Making some sly yet affectionate references to our gang entering their senior years, and lending a kind of "It's not the years, its the mileage" mentality to them, Denning's books may not be one of the all-time classics of the STAR WARS book range, but the overall drama is told well enough to satisfy- our heroes are well captured, the action sequences are pretty big and effectively described (there's an epic fight to the death lightsaber battle which brings in new plot elements linked to the nature of the Force), and there are some further inventive ideas here and there to keep it all afloat (introducing vicious humanoid alien reptiles, Nargons, that are part cyborg, which, at first, prove effective henchmen, plus Han having to fight for his life over a very different kind of Sabacc game). Chuck in some Mandalorians, a vital link to THE CLONE WARS animated series, as well as other FATE continuity, and there's a confection that will surely please a lot of Expanded Universe fans.

Bringing closure to the FATE OF THE JEDI series, CRUCIBLE works well enough as a last-hurrah action piece than in providing any real kind of depthfully affectionate send-off to the characters. If this is indeed the very last book for our older, wiser, but no less heroic-to-the-core Classic Trilogy favourites in this particular time frame, then LUCAS BOOKS have made a wise decision to end it here and now (its well of story ideas now truly run dry IMHO), and on this mostly successful, crowd-pleasing note.

AFICIONADO RATING: 6.5 out of 10 

Thursday 22 August 2013


Seeing their attack plans taking shape, Darth Vader takes to the skies in his special TIE fighter, to destroy enemy Rebel fighters high above the Death Star, for a classic image from STAR WARS.

"The Death Star trench battle was the easiest thing (to film) in the movie. All I, Mark (Hamill) and the rest had to do was sit in the cockpits of our ships while eight guys would shake it up and down!"

Dave Prowse- Starburst magazine - 1999


Our lovable heroes Artoo and Threepio find themselves spacebound on the cover of the 1996, one-off KENNER TOYS/DARK HORSE US comic adventure The Constancia Affair, a reprint of a classic Russ Manning STAR WARS comic strip from 1978, for the Los Angeles Times Syndicate.

Synopsis: The Constancia Affair - Wookieepedia, the Star Wars Wiki

A similar type of visual image of the droids could later be seen in THE CLONE WARS animated series episode Nomad Droids.

Wednesday 21 August 2013


Poulter in Wild Bill. Image: UNIVERSAL.
Currently promoting his new US film, the comedy We're the Millers, opposite Jennifer Aniston, former child actor, and British star, Will Poulter talked to the UK's METRO newspaper today and revealed a fascinating titbit that may be relevant to the upcoming UK filming of EPISODE VII, starting in January 2014.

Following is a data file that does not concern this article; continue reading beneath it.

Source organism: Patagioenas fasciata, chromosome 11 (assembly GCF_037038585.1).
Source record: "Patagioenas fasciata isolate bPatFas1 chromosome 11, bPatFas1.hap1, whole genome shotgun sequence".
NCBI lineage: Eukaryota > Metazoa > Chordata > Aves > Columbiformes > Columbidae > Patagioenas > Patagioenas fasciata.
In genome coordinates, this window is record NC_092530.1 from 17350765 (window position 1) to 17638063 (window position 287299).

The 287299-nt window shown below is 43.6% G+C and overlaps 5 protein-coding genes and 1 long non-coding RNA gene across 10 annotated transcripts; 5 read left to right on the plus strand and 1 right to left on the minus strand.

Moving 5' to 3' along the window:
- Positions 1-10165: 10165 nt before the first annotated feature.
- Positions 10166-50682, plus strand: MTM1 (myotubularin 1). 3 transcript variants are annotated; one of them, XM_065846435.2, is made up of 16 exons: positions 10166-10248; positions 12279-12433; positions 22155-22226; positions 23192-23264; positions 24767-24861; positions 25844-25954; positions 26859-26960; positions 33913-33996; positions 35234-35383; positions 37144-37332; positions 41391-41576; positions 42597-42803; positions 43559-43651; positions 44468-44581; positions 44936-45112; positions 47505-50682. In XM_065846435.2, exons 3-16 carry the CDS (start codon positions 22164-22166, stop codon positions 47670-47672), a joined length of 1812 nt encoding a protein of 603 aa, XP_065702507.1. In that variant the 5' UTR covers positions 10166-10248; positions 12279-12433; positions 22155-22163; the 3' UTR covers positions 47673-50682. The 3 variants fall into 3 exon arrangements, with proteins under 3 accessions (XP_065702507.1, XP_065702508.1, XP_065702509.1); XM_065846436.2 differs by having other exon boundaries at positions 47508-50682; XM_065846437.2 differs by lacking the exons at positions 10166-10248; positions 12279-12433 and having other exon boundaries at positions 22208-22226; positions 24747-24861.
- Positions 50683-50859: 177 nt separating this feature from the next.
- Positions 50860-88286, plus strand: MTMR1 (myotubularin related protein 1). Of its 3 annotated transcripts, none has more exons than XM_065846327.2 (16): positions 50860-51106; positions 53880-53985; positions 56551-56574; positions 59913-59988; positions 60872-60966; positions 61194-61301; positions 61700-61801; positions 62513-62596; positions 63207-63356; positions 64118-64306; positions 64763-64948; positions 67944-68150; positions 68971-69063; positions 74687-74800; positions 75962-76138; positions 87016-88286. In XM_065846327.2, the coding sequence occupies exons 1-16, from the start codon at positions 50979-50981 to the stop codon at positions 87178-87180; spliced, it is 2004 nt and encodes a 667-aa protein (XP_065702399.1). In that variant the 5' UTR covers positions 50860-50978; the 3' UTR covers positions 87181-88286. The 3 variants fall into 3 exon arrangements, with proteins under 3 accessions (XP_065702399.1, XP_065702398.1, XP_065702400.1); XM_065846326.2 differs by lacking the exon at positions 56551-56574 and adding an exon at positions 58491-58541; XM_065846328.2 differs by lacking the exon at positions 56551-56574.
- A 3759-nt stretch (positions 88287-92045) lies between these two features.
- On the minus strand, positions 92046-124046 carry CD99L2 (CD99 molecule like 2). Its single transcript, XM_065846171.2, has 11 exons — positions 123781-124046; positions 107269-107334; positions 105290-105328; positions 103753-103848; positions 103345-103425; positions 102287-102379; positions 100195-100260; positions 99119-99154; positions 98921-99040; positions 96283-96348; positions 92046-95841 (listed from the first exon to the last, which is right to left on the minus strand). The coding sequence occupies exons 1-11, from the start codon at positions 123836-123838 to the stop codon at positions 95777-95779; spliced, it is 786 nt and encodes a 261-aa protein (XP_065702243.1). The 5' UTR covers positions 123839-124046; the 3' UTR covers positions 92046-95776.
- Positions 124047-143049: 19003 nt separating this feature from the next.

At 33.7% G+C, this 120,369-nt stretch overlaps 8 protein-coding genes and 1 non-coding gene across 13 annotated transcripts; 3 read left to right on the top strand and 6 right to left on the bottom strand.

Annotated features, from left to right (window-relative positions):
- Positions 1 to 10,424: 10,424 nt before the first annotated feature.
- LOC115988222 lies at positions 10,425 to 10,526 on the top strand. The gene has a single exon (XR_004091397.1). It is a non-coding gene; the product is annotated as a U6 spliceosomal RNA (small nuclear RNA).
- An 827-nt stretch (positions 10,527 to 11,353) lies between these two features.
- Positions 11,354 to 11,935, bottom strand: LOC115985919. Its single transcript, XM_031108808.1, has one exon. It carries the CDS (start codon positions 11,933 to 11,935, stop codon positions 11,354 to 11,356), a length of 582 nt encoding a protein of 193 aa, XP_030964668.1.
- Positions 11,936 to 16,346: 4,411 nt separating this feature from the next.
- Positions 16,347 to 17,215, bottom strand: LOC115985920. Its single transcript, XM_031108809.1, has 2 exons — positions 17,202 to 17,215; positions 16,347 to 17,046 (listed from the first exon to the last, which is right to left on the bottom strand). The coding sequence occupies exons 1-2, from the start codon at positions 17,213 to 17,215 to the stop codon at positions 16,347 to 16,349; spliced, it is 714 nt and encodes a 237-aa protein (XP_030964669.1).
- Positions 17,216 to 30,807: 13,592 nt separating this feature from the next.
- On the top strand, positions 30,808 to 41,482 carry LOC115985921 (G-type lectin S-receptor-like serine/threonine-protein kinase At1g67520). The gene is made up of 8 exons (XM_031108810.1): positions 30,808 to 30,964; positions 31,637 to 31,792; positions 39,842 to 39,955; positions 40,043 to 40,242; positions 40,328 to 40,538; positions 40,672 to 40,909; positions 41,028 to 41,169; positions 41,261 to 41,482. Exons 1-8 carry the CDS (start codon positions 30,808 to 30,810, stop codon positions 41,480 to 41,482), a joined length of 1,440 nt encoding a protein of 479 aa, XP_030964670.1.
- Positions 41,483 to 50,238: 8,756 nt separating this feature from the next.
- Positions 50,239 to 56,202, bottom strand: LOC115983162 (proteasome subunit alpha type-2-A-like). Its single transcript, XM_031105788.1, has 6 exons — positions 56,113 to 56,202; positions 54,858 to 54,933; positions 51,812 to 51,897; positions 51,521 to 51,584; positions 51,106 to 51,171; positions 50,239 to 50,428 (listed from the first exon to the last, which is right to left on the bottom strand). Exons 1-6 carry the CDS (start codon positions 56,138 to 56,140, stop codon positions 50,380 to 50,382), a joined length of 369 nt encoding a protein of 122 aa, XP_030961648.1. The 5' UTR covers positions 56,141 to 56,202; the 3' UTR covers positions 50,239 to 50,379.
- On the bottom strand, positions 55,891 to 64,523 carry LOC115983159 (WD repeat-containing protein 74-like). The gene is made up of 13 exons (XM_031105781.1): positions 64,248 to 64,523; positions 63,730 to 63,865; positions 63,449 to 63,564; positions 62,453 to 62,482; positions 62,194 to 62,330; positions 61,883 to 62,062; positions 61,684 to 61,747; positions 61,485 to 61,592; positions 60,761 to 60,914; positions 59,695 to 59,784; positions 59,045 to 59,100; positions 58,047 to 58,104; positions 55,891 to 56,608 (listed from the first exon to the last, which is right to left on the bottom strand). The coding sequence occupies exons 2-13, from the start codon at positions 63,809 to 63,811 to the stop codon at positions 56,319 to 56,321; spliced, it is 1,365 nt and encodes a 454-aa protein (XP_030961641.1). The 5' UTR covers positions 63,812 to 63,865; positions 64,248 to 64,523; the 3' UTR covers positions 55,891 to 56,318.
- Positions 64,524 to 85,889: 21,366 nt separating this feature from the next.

Here's the excerpt:

METRO: Do you still live at home in west London?

POULTER: I do but I'm sort of between different places at the moment. I'm, er, moving into a new area for the shooting of a new movie. That's all I can say. I can't tell you what it is or where I'm going for months yet, possibly even next year because it's a bit of a hush-hush one.

Interesting, eh...

Though the next film's likely older, well-known stars are probably not cast yet, or perhaps not locked down/scheduled contractually until at least this November/December, it is more than certain that the majority of the films younger actors are already cast and in place. Poulter may fit the bill for the EPISODE VII casting call, which officially read: "Young twenty-something male, witty and smart, fit but not traditionally good looking." Poulter is definitely a star on the rise, and I recall he had some fun moments in the third CHRONICLES OF NARNIA movie.

I doubt we'll have the entire list of new actors for EPISODE VII until the movie officially begins shooting - the same situation applying as to whether the original gang of three from the Classic Trilogy will also be officially returning...


A pair of agile Republic Z-95 Starfighters prepare to engage the Separatist enemy forces above Coruscant, in this nice CGI composite from EPISODE III.


And so, its almost time to reveal the top spot in our countdown. But not before the deserved runner-up. The imaginative, adrenaline opening sky battle of Jedi Crash, and the stunning debut of dangerous Durosian Cad Bane in Season finale Hostage Crisis were almost there as prime candidates, but ultimately the important and danger-brewing signs and portents events of Episode Sixteen, The Hidden Enemy, won the day. And here's five supreme reasons why...

Watch "The Hidden Enemy" - The Clone Wars Episode Preview #1.16 |